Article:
The report also doesn’t mention handicap access. But on the phone from his home in Connecticut, Robert Brannigan remarks that there is a ramp for entering Memorial but none for the stage. “This is a primary concern today for performing arts promoters," he says, adding that “Itzhak Perlman is a leading spokesperson" about access for the handicapped.

So how did violinist Perlman, who walks with crutches and cannot bend his legs, get onstage when he performed — twice — at Memorial? Former Lane Series Director Terry Demas, now living in Nashville, remembers well. When Perlman first came in the early '80s, Memorial had no ramp at all. "Mr. Perlman is a charming man but not shy regarding matters of treatment of the physically challenged," Demas says. "His comments were used as part of a Lane Series case study recommending handicap access." So when Perlman returned to Memorial in the mid-‘80s, he used the new ramp in front but still had to negotiate — with great difficulty — the stairs to the stage. The Lane Series, which used to hold about half their events at Memorial Auditorium, hasn't booked the facility since 1991.

All these problems, and the roof leaks, too.

Memorial’s reputation may be tarnished, but Michael Metz believes that addressing the building's physical needs will help ameliorate that. This summer, a full-time crew is replacing broken windows, renovating seats, refinishing the floor, and doing general cleaning, repairing, painting and landscaping. Though invisible to the public, important reorganization is taking place internally, and several unused offices are being readied for renting. Capital expenditures of $85,000 were approved by the Board of Finance, which will go toward fixing the roof, installing the sprinkler system and, the new fire alarm box. But even these significant safety and cosmetic measures may not be enough to please the critics.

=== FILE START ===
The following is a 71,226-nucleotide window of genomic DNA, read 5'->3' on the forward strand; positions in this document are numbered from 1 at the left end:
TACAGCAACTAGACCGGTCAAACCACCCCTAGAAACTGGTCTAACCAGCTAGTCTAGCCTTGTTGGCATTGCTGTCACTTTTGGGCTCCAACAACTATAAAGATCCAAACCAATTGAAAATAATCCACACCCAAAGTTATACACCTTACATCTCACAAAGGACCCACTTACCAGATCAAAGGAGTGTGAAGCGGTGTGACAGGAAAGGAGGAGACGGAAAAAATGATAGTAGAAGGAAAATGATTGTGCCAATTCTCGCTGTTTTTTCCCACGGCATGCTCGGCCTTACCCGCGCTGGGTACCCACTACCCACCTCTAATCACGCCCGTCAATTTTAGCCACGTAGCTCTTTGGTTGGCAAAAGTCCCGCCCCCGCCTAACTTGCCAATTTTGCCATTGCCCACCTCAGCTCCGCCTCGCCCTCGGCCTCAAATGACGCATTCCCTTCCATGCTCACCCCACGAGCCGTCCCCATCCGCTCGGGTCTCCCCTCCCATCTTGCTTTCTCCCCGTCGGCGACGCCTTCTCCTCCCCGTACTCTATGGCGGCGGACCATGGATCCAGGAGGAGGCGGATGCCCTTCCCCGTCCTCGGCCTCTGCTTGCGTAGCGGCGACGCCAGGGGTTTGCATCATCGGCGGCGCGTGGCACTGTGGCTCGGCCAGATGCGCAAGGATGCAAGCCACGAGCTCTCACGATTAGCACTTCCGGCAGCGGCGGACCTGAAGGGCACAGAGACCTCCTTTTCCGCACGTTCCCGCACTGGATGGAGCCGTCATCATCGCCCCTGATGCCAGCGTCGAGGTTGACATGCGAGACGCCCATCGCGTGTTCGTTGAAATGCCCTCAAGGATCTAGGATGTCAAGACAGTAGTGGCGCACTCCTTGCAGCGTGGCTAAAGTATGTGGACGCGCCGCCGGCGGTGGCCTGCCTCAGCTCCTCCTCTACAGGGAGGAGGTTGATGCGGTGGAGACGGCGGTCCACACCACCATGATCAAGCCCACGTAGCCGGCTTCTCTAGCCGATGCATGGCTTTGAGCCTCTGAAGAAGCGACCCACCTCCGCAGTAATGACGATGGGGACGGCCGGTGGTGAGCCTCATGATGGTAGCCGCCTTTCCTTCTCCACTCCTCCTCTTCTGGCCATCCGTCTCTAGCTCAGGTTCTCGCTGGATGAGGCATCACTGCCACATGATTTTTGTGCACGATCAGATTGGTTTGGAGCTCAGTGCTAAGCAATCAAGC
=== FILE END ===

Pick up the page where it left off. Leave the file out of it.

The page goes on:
Promoters, particularly, have multiple gripes. "We've done nothing but lose money [at Memorial] over the course of the last year or two" says Jay Strausser. “I have major concerns with what they're doing with the capacity." The auditorium's current maximum of 1,800 prohibits promoters from booking some acts, as they simply can't pay for themselves. In addition, Strausser claims, "the shows that really work are ones with no seats, where the people can dance and have fun." He believes a chairless floor is safer, but the fire marshal disagrees.

Both Strausser and his colleague Keith Beccia at Metropolitan Entertainment in New Jersey, who have co-promoted numerous shows in Vermont, say about Memorial that “people don't want to go there, and people don't want to play there." Beccia says that he could bring a wider variety of entertainment — such as Robert Plant, Nirvana or Dolly Parton — to Burlington if a larger, more professional venue were available. People like to go to the Flynn, he says, but it can't accommodate bigger acts. He, like Strausser and other local promoters, are intrigued by rumors over at Champlain Fairgrounds about building a multi-use facility with up to 8,000 seats — but they're not holding their breath.